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Toys 'R' Us scraps bankruptcy auction, plans for re-organization

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Feb 6, 2019, 12:02 PM EST (Updated)

Don't count out Toys 'R' Us just yet, kiddos.

According to a report by The Wall Street Journal, the embattled company canceled its bankruptcy auction, as the hedge funds that originally put it out of business in the first place intend to breathe new life into the brand. That means a possible revamp of both the Toys 'R' Us and Babies 'R' Us brands.

That original auction would have resulted in the sale of the names "Toys 'R' Us," "Babies 'R' Us," and other intellectual assets like the store's iconic mascot, Geoffrey the Giraffe.

In an official court filing, the company outlined the plan for reorganization, explaining, per WSJ, “a new, operating Toys ‘R’ Us and Babies ‘R’ Us branding company that maintains existing global license agreements and can invest in and create new, domestic, retail operating businesses."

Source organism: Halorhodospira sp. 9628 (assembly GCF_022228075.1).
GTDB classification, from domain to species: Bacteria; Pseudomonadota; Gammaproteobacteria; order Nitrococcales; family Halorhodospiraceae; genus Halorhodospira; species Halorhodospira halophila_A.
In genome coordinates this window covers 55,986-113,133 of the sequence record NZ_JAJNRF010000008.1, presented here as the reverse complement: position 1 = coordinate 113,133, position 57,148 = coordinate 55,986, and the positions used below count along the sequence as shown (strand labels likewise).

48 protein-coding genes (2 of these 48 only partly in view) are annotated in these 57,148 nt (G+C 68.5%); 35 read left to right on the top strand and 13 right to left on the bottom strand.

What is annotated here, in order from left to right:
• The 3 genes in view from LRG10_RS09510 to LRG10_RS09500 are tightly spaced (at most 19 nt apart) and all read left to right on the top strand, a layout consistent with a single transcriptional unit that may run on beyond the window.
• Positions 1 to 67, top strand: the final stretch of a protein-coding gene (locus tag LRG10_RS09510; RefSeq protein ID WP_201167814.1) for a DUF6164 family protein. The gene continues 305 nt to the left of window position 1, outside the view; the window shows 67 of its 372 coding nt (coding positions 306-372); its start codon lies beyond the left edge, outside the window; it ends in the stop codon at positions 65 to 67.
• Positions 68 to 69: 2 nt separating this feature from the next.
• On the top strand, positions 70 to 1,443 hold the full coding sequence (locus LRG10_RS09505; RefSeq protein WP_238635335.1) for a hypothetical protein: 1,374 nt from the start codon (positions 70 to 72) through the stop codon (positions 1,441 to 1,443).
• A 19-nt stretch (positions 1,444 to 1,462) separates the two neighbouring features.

News of the popular toy retailer's closure surfaced back in March, simultaneously breaking the hearts of many children (and many children at heart) who grew up with the store in their lives.

Eight hundred locations in the U.S. were shuttered, leading to the termination of an estimated 300,000 jobs. Not long after, massive liquidation sales were underway, while competitors like KB Toys were ready to fill the vacuum. Soon after that, vacant Toys 'R' Us locations were serving as rave spots, at least in London.

In June, it was reported that the company's CEO, Jerry Storch, was looking into possible avenues of a reboot for Toys "R" Us. The latest news of a reorganization plan could be an extension of Storch's actions.

Whatever the reason, it looks as if we are entering a renaissance of sorts for the brick-and-mortar toy store. In late August, the WSJ broke the announcement that FAO Schwartz would be returning with a bigger and better location at 30 Rock in New York City.